The benefits achieved in almost all installations have been achieved with the existing plant instrumentation and controllable variables (automation of individual overfire air ports has been included on some units) and the addition of some type of carbon monoxide (CO) monitoring system. Attempts over the years have been made to use multiple CO monitors at the economizer outlet in the same location as the excess oxygen probes. This has had very limited success due to the maintenance and reliability involved with analyzers installed in this location.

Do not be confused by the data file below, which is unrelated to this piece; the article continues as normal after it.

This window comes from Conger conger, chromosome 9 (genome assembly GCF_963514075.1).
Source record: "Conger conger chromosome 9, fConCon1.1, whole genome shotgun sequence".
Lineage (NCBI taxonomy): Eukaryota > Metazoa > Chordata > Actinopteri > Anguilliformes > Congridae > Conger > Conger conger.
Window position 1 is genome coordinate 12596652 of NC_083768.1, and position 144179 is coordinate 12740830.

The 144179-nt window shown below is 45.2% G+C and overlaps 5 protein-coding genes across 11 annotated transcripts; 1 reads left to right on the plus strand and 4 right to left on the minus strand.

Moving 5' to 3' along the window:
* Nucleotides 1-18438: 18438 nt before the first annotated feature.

A number of new sensor developments are being made and products deployed to provide both CO and carbon-in-ash data on a real-time, or near real-time, basis. These new devices have only become available in the last couple of years. They are currently being retrofit to some of the combustion optimization systems and the results should be available in the near future. In addition, units are currently being equipped with additional air and fuel flow monitoring sensors to get a more direct indication of individual burner firing conditions. A number of demonstration programs, designed to quantify the benefits of combining advanced sensors and process optimization software, are currently underway and results should be available to the industry later this year. New sensors will continue to become available in the future providing more direct feedback capability versus using intuitive techniques.